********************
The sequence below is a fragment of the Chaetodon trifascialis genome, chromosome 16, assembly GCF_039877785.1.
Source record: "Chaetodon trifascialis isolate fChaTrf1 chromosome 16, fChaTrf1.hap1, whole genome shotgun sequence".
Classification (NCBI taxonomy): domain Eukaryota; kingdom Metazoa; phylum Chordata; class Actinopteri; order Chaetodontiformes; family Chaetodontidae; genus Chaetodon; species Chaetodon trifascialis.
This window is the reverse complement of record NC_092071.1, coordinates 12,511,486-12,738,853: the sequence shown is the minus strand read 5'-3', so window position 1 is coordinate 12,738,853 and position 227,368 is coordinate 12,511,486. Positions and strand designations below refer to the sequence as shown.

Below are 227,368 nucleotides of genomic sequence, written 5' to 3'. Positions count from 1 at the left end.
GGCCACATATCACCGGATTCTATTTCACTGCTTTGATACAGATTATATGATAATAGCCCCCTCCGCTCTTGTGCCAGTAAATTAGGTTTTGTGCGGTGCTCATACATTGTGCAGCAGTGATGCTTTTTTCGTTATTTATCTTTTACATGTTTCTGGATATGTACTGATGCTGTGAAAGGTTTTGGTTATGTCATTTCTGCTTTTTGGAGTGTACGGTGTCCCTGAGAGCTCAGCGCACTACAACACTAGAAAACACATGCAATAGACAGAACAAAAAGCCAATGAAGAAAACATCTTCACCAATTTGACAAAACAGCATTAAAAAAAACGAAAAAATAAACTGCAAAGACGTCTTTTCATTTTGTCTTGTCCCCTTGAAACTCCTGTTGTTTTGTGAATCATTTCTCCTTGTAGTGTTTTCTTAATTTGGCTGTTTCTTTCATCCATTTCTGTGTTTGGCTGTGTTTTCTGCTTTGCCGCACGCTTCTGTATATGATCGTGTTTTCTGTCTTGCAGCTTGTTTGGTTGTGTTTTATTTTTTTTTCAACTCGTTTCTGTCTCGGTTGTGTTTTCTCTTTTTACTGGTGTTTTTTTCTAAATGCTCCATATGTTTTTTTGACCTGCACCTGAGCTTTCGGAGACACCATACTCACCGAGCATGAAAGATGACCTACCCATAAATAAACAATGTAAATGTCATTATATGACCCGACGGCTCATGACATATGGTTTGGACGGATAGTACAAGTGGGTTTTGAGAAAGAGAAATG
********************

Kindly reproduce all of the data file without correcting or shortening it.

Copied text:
The sequence below is a fragment of the Chaetodon trifascialis genome, chromosome 16, assembly GCF_039877785.1.
Source record: "Chaetodon trifascialis isolate fChaTrf1 chromosome 16, fChaTrf1.hap1, whole genome shotgun sequence".
Classification (NCBI taxonomy): domain Eukaryota; kingdom Metazoa; phylum Chordata; class Actinopteri; order Chaetodontiformes; family Chaetodontidae; genus Chaetodon; species Chaetodon trifascialis.
This window is the reverse complement of record NC_092071.1, coordinates 12,511,486-12,738,853: the sequence shown is the minus strand read 5'-3', so window position 1 is coordinate 12,738,853 and position 227,368 is coordinate 12,511,486. Positions and strand designations below refer to the sequence as shown.

Below are 227,368 nucleotides of genomic sequence, written 5' to 3'. Positions count from 1 at the left end.
GGCCACATATCACCGGATTCTATTTCACTGCTTTGATACAGATTATATGATAATAGCCCCCTCCGCTCTTGTGCCAGTAAATTAGGTTTTGTGCGGTGCTCATACATTGTGCAGCAGTGATGCTTTTTTCGTTATTTATCTTTTACATGTTTCTGGATATGTACTGATGCTGTGAAAGGTTTTGGTTATGTCATTTCTGCTTTTTGGAGTGTACGGTGTCCCTGAGAGCTCAGCGCACTACAACACTAGAAAACACATGCAATAGACAGAACAAAAAGCCAATGAAGAAAACATCTTCACCAATTTGACAAAACAGCATTAAAAAAAACGAAAAAATAAACTGCAAAGACGTCTTTTCATTTTGTCTTGTCCCCTTGAAACTCCTGTTGTTTTGTGAATCATTTCTCCTTGTAGTGTTTTCTTAATTTGGCTGTTTCTTTCATCCATTTCTGTGTTTGGCTGTGTTTTCTGCTTTGCCGCACGCTTCTGTATATGATCGTGTTTTCTGTCTTGCAGCTTGTTTGGTTGTGTTTTATTTTTTTTTCAACTCGTTTCTGTCTCGGTTGTGTTTTCTCTTTTTACTGGTGTTTTTTTCTAAATGCTCCATATGTTTTTTTGACCTGCACCTGAGCTTTCGGAGACACCATACTCACCGAGCATGAAAGATGACCTACCCATAAATAAACAATGTAAATGTCATTATATGACCCGACGGCTCATGACATATGGTTTGGACGGATAGTACAAGTGGGTTTTGAGAAAGAGAAATG